New Report Links Food, Climate and Agricultural Policies

Psychiatrists plead to continue funding of genetic approaches to disease

23andMe disproves its own business model

How Agriculture Can Provide Food Security Without Destroying Biodiversity

Commentaries

Edward Snowden’s Testimony to the European Parliament on NSA Spying and its Consequences

Edward Snowden Barton Gellman/Getty Images

Independent Science News has decided to reprint (1) in full the March 7th testimony of Edward Snowden to the European Parliament. Snowden’s testimony is vitally important for every citizen in every country to understand, yet it has barely been covered by the commercial or (non-commercial) global media. At stake is the …

The Health Care Doctors Forgot: Why Ordinary Food Will Be the Future of Medicine

Apple and a Pear

by T Colin Campbell, Jacob Gould Schurman Professor Emeritus, Cornell University The problem Few issues have become so intensely debated and politically charged as the need to reform the health care system. This debate has resulted in the ObamaCare program (The Affordable Care Act), which aims to expand and improve …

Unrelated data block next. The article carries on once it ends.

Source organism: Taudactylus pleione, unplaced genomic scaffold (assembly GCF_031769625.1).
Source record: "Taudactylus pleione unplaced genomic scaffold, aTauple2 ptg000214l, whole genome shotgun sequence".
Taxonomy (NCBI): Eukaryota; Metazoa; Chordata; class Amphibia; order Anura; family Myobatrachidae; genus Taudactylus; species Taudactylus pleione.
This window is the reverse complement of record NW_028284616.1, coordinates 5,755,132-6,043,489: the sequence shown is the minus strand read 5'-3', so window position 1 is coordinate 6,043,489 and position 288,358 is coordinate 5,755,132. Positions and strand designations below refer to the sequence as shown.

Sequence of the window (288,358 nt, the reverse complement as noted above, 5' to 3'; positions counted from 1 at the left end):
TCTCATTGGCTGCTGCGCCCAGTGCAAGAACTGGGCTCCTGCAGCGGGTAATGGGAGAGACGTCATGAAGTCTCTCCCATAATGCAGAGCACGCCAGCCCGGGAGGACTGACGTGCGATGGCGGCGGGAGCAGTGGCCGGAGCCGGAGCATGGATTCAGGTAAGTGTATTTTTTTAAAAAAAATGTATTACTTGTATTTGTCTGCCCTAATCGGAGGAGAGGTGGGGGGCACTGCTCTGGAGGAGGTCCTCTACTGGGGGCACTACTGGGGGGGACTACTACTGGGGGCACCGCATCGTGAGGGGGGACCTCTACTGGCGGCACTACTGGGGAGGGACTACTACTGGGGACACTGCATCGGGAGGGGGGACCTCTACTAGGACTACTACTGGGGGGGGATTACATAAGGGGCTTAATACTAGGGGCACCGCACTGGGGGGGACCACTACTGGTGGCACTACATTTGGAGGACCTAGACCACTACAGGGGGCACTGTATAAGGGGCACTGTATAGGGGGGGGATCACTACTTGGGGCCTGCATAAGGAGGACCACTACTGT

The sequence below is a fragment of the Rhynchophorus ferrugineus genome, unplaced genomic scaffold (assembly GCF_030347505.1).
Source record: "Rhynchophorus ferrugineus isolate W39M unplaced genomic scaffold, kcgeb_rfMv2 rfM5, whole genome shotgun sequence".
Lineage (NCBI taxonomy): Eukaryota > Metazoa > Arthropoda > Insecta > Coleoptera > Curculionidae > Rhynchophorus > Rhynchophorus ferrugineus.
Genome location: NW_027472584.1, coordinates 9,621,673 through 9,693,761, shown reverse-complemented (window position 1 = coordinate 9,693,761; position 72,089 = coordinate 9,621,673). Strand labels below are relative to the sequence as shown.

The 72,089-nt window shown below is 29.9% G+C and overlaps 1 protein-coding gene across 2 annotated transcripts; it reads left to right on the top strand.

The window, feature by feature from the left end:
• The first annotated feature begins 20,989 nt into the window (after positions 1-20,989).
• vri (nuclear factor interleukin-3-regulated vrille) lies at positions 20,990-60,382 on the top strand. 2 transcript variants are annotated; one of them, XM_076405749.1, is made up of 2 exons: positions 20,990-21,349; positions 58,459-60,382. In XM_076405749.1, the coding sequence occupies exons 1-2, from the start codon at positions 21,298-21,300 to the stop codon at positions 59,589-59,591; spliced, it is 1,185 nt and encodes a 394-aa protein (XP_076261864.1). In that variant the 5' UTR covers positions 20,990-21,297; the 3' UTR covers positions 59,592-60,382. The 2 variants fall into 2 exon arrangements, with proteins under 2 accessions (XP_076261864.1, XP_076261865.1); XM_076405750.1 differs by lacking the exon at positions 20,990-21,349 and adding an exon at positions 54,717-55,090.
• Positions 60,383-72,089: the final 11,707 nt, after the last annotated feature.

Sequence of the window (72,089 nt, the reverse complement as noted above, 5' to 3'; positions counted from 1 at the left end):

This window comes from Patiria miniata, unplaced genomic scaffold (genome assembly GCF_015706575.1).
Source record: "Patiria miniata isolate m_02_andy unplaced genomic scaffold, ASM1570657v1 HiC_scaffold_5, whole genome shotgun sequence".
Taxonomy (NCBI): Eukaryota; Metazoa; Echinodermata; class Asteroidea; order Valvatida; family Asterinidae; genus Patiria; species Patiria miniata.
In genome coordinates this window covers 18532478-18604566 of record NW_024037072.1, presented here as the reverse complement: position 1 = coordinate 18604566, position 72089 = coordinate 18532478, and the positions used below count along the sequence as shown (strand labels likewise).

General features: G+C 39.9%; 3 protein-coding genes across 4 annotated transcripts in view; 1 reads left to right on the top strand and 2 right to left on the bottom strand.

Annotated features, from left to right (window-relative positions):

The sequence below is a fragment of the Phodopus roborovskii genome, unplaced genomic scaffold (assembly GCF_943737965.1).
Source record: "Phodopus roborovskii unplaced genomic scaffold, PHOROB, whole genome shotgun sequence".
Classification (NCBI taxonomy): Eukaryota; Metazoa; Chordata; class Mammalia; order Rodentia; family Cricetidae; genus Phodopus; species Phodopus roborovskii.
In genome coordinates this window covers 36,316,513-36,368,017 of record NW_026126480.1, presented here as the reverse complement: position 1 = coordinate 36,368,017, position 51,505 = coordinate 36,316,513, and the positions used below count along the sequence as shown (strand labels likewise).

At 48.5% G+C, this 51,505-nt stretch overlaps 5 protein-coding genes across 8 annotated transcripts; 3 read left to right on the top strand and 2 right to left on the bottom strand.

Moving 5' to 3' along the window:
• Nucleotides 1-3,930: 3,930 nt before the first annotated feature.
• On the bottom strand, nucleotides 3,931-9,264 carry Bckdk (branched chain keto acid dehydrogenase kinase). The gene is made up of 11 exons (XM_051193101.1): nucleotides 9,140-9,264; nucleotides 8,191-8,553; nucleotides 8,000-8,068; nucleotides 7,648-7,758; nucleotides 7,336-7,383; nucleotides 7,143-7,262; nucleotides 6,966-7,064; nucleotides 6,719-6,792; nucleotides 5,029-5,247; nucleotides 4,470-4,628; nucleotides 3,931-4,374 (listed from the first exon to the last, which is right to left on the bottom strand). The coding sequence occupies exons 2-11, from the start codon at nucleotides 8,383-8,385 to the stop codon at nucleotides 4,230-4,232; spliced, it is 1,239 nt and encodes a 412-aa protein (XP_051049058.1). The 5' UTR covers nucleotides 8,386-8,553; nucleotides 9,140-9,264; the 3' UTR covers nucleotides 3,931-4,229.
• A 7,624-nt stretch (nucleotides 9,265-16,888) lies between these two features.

Fakethrough! GMOs and the Capitulation of Science Journalism

Biotechnology

by Jonathan Latham, PhD Good journalism examines its sources critically, it takes nothing at face value, places its topics in a historical context, and it values above all the public interest. Such journalism is, most people agree, essential to any equitable and open system of government. These statements about journalism …

The Founding Fables of Industrialised Agriculture

Farming in Italy

by Colin Tudge Governments these days are not content with agriculture that merely provides good food. In line with the dogma of neoliberalism they want it to contribute as much wealth as any other industry towards the grand goal of “economic growth”. High tech offers to reconcile the two ambitions …

More Commentaries...

Reviews

Biology as Ideology: The Doctrine of DNA

Biology as Ideology

Author: by Richard Lewontin ISBN: 0140232192 Publisher: Penguin books (1991) Biologists know that complex traits are typically associated with genetic variation between individuals. Nevertheless, if we hear on the news that obesity, antisocial behaviour or some other disorder has a strong genetic component, we are likely to attach special significance …

The Unsettling of America

The Unsettling of America

Author: Wendell Berry ISBN: 0871568772 Publisher: Sierra Club books (1977) In 2002, peasant associations from all over Asia organised an international scientific conference. The motivation for the conference was the fact that peasants and their leaders had no dialogue with agricultural scientists, either from their own countries or with those …

More Reviews...